Monetary policy should deal with price distortions: Business

14 Feb, 2019 - 00:02 0 Views
Monetary policy should deal with price distortions: Business Mr Joseph Gunda

The Chronicle

Oliver Kazunga, Senior Business Reporter

THE forthcoming Monetary Policy Statement should address the wanton price increases on the market and restore financial stability to protect consumer savings and foster economic growth, business leaders have said.

With Reserve Bank of Zimbabwe (RBZ) Governor Dr John Mangudya expected to present this year’s Monetary Policy Statement anytime soon, there is a public outcry over unjustified price increases largely fuelled by distortions in the parallel market exchange rates. 

In separate interviews, representative of business organisations called on monetary authorities to restore confidence across the macro-economic environment.

Professional Business Association of Zimbabwe (Probaz) director Dr Lucky Mlilo said as an association they expected the monetary policy to proffer solutions to prices that have been going up.

“We expect measures that will create financial stability in the economy. There is still need for confidence building in the banking sector,” he said. 

“Fears of FCAs being raided need to be allayed. The black market for foreign currency continues to exist and something needs to be done to normalise the situation.”

Dr Mlilo also said there was a need for the Central Bank to avail a substantial credit facility that would be used in procuring essential commodities like fuel, electricity, wheat and raw materials for the manufacturing of cooking oil, packaging and key products.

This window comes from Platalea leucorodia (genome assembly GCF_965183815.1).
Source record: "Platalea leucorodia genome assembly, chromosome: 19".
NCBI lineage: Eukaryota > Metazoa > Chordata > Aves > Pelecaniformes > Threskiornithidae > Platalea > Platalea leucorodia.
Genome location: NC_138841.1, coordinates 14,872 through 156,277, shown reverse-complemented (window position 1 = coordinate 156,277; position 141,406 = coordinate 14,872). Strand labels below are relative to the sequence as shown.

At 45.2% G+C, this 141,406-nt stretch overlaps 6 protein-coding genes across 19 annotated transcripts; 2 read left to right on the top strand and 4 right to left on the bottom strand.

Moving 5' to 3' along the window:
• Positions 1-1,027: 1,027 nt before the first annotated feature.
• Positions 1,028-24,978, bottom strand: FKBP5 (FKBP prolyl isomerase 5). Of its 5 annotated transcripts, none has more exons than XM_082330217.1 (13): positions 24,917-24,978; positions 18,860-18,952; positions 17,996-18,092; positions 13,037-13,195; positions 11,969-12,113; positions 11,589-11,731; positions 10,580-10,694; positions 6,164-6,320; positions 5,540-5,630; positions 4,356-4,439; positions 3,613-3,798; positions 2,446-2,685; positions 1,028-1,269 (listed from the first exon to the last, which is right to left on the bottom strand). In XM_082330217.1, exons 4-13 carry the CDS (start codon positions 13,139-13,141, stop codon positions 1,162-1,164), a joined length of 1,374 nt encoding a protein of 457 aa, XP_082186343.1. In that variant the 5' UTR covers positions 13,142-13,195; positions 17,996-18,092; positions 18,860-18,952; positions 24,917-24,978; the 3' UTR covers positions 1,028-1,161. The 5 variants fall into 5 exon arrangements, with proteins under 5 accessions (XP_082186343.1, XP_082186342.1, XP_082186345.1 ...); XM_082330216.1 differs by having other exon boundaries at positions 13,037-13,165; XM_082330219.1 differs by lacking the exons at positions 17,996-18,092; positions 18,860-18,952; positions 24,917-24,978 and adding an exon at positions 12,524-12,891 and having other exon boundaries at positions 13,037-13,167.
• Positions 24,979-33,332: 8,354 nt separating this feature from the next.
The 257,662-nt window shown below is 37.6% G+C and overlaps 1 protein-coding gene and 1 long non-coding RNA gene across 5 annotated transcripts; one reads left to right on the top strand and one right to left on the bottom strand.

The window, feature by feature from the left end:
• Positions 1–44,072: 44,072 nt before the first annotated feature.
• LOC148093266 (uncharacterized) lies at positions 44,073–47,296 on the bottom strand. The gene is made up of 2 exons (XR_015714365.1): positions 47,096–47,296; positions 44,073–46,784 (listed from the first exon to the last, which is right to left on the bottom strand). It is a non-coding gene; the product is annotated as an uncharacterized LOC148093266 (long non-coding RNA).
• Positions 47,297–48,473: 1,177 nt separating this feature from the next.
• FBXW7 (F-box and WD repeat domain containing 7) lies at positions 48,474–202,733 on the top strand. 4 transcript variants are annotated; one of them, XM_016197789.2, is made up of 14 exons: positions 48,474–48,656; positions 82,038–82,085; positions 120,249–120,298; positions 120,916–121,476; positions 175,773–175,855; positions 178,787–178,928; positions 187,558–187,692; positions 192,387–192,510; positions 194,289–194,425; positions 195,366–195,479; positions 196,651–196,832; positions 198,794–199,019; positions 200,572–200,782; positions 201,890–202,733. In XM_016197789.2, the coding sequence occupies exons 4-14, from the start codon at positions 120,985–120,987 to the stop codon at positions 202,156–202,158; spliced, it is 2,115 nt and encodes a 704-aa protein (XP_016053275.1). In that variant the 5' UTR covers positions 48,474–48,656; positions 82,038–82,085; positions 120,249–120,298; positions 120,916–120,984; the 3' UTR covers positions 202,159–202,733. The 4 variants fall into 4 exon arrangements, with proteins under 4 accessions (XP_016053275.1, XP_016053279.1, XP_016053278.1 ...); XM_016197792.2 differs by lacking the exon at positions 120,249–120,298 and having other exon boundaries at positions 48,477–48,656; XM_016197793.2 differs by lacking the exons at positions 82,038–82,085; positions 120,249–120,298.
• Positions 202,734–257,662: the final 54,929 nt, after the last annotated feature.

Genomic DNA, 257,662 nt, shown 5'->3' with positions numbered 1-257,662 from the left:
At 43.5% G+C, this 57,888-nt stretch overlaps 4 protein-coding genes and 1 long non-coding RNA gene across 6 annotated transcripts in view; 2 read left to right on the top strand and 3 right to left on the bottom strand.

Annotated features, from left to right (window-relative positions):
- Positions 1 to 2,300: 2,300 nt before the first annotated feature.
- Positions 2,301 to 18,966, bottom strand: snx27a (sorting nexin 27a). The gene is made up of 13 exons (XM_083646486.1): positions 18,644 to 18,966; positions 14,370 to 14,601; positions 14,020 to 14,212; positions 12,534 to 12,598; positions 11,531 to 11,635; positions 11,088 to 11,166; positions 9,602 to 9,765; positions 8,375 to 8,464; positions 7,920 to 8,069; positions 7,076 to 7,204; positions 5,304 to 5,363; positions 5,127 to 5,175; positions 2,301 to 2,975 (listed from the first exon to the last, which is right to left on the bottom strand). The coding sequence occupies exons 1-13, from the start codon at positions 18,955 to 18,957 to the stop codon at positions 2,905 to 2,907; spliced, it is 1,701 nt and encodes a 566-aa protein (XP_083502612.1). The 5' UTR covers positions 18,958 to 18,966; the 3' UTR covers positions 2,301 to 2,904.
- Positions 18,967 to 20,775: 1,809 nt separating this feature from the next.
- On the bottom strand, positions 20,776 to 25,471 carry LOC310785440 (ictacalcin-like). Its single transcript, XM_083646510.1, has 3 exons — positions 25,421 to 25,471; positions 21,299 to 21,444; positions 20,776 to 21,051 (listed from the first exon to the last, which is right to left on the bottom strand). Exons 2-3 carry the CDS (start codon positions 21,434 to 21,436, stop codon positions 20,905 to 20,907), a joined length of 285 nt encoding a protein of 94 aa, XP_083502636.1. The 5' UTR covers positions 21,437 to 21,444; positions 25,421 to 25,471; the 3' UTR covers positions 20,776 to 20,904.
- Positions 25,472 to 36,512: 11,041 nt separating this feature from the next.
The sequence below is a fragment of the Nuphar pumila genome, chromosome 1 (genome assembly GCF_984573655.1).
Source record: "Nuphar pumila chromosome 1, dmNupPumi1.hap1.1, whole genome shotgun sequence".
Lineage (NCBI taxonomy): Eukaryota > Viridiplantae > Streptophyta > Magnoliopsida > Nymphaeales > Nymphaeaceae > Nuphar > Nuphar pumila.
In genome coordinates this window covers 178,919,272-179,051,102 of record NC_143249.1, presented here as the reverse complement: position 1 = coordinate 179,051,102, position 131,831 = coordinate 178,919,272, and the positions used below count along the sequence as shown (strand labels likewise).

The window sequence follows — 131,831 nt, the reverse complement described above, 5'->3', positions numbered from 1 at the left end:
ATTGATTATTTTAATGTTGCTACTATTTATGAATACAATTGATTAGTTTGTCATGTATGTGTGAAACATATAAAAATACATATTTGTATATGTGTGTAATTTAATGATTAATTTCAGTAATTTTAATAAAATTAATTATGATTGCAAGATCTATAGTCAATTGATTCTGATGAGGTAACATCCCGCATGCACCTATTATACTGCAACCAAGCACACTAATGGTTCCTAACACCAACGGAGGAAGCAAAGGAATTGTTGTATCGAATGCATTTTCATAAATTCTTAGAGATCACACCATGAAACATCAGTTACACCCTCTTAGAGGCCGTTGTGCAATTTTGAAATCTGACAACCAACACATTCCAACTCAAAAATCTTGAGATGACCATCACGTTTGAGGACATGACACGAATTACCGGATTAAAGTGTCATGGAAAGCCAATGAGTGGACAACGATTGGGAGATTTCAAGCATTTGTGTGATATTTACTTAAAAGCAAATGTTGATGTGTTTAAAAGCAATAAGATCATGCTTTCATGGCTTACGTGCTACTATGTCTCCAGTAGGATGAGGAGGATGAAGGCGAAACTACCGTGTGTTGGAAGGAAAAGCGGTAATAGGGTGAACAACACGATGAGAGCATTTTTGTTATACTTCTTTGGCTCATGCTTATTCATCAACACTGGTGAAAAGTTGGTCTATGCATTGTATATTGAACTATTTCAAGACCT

This, he said, would assist to keep prices low. 

“A financial system is a closely interlinked system of financial relationships based genuinely on confidence and trust by all participants in the economy,” he said. 

“Banks are usually a measure of economic growth in the economy. The stability of banks has a positive correlation to the economic growth of a country.”

Dr Mlilo said the inability of some banking institutions to meet RBZ regulatory deadlines was as a result of imprudent lending practices, poor controls and risk management and bad corporate governance principles. 

Confederation of Zimbabwe Industries (CZI) Matabeleland Chapter president Mr Joseph Gunda said their members were of the view that banks should be allowed to lead the process of accessing foreign currency.

As such, he said, industrialists were looking forward to seeing the country discontinue pegging the bond note at an exchange rate of 1:1 against the US dollar and let it float freely on the market.

“The bond notes should either be declared as local currency or we introduce a local currency, discontinue 1:1 rate and let the exchange rate between the bond and US dollar float,” said Mr Gunda.

“Also the Reserve Bank should liberalise the trading of currency through the banks. The RTGS platform should also be operationalised to move currency in domestic FCAs.”

He said businesses were keenly awaiting the removal of the bond note from the market as it was causing price distortions. 

If removed from the market, he suggested that the country could join the Rand Monetary Union or introduce its own currency.

Zimbabwe National Chamber of Commerce (ZNCC) chairman Mr Godwin Muoni echoed similar sentiments adding that the upcoming monetary policy statement should largely focus on addressing pricing distortions presently obtaining in the economy as well as resolving the currency issue. 

— @okazunga.

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